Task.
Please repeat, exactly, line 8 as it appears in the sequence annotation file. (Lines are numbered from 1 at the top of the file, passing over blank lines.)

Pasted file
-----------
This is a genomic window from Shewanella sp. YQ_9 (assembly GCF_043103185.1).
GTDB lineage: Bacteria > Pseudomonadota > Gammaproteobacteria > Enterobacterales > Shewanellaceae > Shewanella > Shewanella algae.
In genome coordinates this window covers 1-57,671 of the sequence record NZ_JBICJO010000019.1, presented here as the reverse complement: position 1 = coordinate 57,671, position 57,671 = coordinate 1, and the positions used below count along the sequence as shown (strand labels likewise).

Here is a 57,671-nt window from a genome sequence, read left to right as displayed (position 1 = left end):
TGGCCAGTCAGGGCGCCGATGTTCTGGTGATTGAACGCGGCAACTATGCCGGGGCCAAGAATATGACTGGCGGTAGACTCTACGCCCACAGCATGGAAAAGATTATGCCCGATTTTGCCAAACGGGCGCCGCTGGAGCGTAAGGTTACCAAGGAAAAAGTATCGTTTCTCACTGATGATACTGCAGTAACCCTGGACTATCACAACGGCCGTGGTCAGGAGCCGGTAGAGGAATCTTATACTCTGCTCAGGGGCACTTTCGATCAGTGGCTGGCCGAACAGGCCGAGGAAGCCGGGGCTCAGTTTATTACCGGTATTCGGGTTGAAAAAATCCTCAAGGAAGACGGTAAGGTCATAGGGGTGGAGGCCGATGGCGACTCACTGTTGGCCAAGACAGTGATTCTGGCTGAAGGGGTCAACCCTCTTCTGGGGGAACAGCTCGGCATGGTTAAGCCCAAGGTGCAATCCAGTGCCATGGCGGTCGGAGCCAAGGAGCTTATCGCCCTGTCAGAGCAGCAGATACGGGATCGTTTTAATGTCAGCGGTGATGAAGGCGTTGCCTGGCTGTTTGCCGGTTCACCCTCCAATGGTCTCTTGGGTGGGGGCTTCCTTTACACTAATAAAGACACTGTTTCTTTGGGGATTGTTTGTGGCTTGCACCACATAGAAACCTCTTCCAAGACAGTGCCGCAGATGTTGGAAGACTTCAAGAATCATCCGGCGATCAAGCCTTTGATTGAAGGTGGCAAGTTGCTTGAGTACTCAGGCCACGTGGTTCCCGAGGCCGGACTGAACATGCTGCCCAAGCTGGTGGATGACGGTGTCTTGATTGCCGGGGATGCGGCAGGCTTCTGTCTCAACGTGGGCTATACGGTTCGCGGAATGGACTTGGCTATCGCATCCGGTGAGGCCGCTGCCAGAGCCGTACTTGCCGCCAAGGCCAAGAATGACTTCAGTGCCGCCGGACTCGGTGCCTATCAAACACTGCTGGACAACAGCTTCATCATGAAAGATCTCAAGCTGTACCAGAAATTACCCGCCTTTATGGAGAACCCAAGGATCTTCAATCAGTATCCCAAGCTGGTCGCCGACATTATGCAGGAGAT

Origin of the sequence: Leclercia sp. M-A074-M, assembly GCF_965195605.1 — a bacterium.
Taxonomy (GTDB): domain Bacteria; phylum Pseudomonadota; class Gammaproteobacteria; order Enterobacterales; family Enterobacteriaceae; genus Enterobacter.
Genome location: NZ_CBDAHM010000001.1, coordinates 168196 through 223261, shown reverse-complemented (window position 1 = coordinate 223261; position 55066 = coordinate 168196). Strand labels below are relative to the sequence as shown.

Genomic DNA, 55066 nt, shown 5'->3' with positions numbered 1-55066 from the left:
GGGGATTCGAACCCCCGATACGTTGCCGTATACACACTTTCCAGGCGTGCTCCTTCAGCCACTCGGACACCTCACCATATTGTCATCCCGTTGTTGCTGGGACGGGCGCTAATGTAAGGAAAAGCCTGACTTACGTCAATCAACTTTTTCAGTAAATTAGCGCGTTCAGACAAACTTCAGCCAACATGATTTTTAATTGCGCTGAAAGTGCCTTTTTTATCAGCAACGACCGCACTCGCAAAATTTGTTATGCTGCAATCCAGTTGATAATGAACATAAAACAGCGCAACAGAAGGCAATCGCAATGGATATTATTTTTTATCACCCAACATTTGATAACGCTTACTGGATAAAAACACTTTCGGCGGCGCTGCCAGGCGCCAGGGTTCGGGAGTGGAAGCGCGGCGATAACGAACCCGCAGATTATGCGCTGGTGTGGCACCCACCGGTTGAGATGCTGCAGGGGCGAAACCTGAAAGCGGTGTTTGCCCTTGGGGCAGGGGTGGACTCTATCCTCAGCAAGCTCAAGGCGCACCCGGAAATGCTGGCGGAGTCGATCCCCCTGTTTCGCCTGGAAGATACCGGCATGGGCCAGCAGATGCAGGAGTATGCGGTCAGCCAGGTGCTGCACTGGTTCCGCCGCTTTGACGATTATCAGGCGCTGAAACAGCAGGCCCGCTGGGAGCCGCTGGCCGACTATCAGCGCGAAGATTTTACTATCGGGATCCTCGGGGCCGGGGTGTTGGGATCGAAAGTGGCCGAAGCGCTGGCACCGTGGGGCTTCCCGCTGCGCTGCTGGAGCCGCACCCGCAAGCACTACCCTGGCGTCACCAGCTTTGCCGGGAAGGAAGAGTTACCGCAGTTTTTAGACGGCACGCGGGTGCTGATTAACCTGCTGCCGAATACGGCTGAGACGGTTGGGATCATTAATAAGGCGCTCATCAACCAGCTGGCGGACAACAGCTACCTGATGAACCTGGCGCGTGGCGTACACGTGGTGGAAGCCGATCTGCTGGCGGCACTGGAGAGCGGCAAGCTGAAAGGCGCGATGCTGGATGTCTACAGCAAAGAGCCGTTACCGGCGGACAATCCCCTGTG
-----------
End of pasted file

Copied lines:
Genome location: NZ_CBDAHM010000001.1, coordinates 168196 through 223261, shown reverse-complemented (window position 1 = coordinate 223261; position 55066 = coordinate 168196). Strand labels below are relative to the sequence as shown.